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Myth and Legend in Wagner’s Tannhäuser, Part Two

By Karl E.H. Seigfried

The concept of a man being seduced by a supernatural creature – whether goddess, elf or fairy – and spending time in her mystic realm before (in some cases) returning in a somehow transformed state to the everyday world is one that seems to be have been quite widespread. Thomas the Rhymer of Scotland has his Queen of Elfland, Lord Nann of Celtic Brittany has his Corrigan, and Oisin of Ireland has his Niamh. Sigurd’s visit to the mountain of Brynhild can also be seen as a variation on this theme.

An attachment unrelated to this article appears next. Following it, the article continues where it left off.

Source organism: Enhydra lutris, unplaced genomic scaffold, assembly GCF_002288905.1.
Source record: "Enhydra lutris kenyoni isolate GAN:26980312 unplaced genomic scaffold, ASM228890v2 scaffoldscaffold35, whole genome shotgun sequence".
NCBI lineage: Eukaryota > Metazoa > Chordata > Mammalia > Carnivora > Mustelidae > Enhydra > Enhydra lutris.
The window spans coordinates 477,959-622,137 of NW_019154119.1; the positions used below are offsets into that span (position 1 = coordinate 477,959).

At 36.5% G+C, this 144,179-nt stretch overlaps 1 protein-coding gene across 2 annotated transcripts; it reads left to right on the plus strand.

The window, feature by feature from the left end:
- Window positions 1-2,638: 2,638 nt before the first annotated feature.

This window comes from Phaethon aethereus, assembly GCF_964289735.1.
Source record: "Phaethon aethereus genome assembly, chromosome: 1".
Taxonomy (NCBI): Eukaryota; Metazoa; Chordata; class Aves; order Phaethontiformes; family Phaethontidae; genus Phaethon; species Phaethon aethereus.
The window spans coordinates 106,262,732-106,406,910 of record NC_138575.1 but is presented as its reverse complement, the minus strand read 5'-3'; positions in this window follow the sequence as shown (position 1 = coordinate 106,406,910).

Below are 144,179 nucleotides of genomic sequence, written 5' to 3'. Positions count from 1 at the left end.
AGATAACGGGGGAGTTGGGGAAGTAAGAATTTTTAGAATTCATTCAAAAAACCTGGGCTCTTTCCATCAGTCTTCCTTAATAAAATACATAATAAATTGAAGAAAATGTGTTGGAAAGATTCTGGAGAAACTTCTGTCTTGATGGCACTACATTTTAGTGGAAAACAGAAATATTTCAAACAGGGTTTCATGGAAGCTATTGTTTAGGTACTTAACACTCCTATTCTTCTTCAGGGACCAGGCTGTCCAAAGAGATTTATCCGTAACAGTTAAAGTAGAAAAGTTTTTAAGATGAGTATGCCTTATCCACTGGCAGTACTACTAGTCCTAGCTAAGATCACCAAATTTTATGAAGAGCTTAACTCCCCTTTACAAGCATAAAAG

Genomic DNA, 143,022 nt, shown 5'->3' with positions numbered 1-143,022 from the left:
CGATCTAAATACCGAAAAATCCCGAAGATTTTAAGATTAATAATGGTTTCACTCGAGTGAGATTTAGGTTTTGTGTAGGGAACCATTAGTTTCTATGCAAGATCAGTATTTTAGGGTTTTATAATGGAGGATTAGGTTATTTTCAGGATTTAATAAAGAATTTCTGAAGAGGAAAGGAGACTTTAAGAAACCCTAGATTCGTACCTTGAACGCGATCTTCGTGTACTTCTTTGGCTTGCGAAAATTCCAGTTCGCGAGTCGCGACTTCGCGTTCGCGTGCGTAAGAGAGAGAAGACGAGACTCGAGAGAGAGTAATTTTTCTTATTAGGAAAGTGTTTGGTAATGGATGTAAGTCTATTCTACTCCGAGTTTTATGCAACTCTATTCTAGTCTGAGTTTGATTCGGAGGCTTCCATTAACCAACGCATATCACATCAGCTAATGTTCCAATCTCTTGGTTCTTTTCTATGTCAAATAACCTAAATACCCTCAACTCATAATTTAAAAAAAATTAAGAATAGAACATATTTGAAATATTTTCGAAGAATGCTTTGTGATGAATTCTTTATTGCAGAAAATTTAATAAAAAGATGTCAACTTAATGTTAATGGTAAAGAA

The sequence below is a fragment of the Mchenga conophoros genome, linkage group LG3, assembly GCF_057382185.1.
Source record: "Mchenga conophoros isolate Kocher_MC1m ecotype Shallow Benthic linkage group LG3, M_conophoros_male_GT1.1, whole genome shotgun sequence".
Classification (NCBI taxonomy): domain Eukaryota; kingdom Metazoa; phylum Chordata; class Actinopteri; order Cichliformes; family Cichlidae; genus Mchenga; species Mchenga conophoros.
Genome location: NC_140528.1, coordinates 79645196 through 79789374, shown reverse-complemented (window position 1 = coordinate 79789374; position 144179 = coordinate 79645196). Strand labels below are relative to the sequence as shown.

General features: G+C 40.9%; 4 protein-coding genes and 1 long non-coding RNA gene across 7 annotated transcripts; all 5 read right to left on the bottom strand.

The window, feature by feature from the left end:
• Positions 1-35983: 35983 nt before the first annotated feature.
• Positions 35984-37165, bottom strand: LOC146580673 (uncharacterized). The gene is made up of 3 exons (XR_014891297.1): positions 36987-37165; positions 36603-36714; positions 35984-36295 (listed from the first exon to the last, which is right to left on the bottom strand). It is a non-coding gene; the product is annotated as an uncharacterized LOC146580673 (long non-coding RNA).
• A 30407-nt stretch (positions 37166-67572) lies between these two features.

Likewise, the Tannhäuser ballad is but one version of the ancient idea that a man who stays with a beautiful woman of the Other World is taken out of the normal flow of time’s passing. Either nine years in Elfland takes place in then space of one of our nights, or a single night in Elfland lasts through one of our decades. The Tannhäuser of the opera laments, “The time I have sojourned here, I cannot measure. Days, moons mean nothing to me any more.”

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